Oct 25, 2022

Local Government Data Management in Practice

Paul William Wilson

Local government sits at a nexus of data. Everything from social care to waste collection, procurement, and council tax collection generates massive amounts of data. This information is sometimes jumbled, difficult to interpret, personal and sensitive. However, it has the potential to be extremely beneficial in assisting councils with making citizen services more targeted and effective, allocating resources to where they will have the greatest impact, saving time in front and back-office processes, and providing insight into the causes and solutions to costly social problems.

When customer service representatives are empowered to resolve more queries on the first contact, citizen services costs are reduced and citizen satisfaction improves. Master Data Management addresses the issue of having the same citizen's records and information spread across disparate back-office systems. It creates and presents a complete and accurate golden record of a citizen; allowing agents to identify the correct person and see all the accurate transactional details they require with greater confidence. Rent, taxes or entitlements are all examples of payments. For "tell us once," changes can also be synchronized across all systems.

Disconnected records make it difficult to determine whether they still require the services or live at the associated address. A unified view of a citizen simplifies the verification of service entitlement. Synchronized data enables councils to identify citizen services that are no longer required and drives significant in-year savings.

Effective management of this data is becoming increasingly important just as multi-agency approaches, for example, in health and social care are becoming more common. The rise of Multi-Agency Safeguarding Hubs, Integrated Care Systems, and Local Health and Care Record Exemplars necessitate collaboration among councils, health, police, and charities. A shared record set is critical for effective collaboration and driving down long-term service costs. The Health Foundation and the British Medical Association predict a £3.9 billion shortfall in adult social care funding by 2025[i]. Utilizing data in council services design and effectively targeting these services will also be critical to reducing the shortfall.

Every time a resident interacts with their council, data is generated. If those data points are dispersed throughout the organization such as separate record for parking registrations and environmental health complaints, each department will be able to see an aspect of the citizen they are dealing with, but none will have a complete picture of the person behind the data.

This isn't enough. In today's digital world, people expect something in return for granting organizations with access to their data, which is, a better, more personalized service. It’s less likely that people will get the desired experience they expect from their local government if they hand over reams of data only to be passed from pillar to post whenever they call, or if they are faced with missing information when they need to discuss important issues.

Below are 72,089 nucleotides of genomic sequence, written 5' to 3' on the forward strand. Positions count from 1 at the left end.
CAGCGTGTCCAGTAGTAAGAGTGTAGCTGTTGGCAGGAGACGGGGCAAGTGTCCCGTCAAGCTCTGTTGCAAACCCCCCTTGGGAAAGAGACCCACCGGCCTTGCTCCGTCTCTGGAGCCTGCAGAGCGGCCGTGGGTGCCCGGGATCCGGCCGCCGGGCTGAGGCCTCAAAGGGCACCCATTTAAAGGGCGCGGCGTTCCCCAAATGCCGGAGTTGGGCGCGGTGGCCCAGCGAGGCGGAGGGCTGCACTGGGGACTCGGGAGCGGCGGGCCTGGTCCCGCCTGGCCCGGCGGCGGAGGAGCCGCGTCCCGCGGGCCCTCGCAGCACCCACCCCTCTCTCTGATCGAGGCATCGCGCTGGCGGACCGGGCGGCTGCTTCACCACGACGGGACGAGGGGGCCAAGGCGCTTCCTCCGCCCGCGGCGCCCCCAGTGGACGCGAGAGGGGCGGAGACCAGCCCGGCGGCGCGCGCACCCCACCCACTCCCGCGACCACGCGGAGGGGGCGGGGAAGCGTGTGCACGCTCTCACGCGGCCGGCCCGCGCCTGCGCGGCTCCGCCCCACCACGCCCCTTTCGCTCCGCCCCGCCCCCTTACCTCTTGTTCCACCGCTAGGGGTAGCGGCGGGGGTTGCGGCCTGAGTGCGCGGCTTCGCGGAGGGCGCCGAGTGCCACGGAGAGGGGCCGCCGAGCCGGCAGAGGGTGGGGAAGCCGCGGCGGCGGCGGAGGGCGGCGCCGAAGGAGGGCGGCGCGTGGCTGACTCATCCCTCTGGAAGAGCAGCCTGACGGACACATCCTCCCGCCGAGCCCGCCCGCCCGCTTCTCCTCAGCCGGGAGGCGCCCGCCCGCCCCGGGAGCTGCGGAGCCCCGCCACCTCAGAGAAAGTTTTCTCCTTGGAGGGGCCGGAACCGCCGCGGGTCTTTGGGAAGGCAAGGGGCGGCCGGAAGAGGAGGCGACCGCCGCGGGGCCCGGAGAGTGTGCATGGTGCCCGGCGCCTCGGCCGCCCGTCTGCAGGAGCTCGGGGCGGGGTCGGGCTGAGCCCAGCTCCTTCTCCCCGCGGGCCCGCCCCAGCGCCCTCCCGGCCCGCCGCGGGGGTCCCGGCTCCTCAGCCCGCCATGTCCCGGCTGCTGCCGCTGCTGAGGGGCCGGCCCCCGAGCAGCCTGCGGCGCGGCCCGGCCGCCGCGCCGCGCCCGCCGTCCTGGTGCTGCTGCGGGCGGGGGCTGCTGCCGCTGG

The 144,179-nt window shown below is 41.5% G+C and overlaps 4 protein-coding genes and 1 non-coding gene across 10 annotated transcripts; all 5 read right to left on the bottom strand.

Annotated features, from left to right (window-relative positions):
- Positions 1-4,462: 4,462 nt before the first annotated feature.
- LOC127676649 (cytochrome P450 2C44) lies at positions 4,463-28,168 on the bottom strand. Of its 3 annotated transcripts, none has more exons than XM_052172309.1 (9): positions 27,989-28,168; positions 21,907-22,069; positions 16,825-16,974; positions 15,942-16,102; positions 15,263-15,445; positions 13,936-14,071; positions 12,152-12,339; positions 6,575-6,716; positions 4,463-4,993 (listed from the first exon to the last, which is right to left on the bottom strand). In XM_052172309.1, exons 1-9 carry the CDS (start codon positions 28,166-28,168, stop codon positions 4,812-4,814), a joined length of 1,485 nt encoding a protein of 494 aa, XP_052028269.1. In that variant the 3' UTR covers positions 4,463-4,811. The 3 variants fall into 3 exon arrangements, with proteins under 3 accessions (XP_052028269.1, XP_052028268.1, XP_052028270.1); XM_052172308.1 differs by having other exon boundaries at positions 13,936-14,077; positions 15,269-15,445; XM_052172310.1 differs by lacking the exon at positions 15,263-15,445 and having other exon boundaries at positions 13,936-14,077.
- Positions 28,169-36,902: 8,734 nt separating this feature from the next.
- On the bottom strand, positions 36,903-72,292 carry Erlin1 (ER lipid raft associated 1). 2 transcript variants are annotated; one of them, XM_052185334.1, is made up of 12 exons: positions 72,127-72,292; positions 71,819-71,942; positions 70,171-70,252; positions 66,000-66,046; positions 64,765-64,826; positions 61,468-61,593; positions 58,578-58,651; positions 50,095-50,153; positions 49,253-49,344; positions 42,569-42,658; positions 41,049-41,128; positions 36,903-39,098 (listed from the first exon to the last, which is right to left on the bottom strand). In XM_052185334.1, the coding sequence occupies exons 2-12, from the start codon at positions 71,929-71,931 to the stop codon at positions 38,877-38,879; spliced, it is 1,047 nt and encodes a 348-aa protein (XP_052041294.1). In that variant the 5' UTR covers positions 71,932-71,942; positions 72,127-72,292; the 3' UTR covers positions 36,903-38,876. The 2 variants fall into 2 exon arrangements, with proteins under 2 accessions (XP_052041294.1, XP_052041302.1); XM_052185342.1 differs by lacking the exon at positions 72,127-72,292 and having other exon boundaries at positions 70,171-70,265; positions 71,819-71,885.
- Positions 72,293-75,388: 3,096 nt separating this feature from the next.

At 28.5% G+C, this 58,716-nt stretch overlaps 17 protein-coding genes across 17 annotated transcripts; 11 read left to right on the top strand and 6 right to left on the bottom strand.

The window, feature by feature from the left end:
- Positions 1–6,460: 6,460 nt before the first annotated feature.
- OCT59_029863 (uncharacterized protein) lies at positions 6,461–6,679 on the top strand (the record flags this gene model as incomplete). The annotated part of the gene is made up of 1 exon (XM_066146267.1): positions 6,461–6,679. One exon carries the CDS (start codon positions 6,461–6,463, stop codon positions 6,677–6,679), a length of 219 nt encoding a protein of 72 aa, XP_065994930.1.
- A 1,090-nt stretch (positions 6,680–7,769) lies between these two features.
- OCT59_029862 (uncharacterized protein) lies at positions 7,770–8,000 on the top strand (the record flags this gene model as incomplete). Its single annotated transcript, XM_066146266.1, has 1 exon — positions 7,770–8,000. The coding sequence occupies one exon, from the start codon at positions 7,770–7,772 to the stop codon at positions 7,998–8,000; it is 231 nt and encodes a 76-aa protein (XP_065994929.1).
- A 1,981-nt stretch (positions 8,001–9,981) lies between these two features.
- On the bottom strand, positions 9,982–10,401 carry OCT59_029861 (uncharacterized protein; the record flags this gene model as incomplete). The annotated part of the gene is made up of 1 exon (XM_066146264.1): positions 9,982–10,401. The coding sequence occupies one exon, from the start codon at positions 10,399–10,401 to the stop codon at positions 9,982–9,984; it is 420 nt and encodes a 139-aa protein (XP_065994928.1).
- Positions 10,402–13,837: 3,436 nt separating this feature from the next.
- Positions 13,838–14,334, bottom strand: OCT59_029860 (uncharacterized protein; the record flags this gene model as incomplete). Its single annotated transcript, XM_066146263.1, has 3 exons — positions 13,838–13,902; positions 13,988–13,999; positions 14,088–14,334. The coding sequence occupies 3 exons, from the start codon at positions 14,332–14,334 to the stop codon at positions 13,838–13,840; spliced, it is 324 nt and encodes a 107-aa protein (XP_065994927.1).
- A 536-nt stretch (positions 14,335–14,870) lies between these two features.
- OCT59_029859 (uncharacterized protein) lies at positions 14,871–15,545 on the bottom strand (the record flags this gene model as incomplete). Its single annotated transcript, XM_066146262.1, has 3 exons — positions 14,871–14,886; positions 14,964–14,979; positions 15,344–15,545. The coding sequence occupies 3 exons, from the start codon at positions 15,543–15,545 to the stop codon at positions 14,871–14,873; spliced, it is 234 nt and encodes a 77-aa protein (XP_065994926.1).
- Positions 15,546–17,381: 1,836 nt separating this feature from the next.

Master Data Management (MDM): Use and benefits

Master Data Management (MDM) is both a tech-enabled approach to data governance and a technology which, through applications and APIs, ensures a uniform set of identifiers and extended attributes that describe the core entities of the enterprise, including citizens, customers, and council services.

Through MDM, councils can develop more accurate propensity models, improving insights for debt management teams and maximizing ethical debt recovery. It is also equally beneficial to the citizens. At the initial point of citizen contact itself, councils will be able to gain a comprehensive understanding of citizens' circumstances so that they can help prevent future debt increases and engage the most vulnerable proactively. Providing payment plans and support for those who are unable to pay ensures a long-term tenancy. In addition to preventing homelessness, it also reduces downstream costs.

Fraud and error cost local governments £2.1 billion per year or £71 per household[ii]. Single Person Discounts, tenancy, and Blue Badge anomalies become more visible with a comprehensive view of a household. Councils can be proactive in recovering funds and dealing with fraudulent discount requests at the point of contact. For instance, MDM is being used by councils like Hull to obtain a comprehensive picture of all debts owed by a person or family.

Microland’s eCitizen Accelerator

Microland’s eCitizen Accelerator has MDM integration at its core. It supports integration which unifies and enriches Citizen Service data from connected line-of-business systems and automatically matches, merges, and masters the data. It also drives auto-population of forms and reduces time required for service request submission by up to 50%. With Microland eCitizen accelerator, one of the councils in London could save £1.3 million and gained better insight into SPD anomalies alone.

[i] The Health Foundation (2020); “Response to the Health and Social Care Select Committee inquiry on social care: funding and workforce

[ii] Department for Work and Pensions (2022); “Fighting Fraud in the Welfare System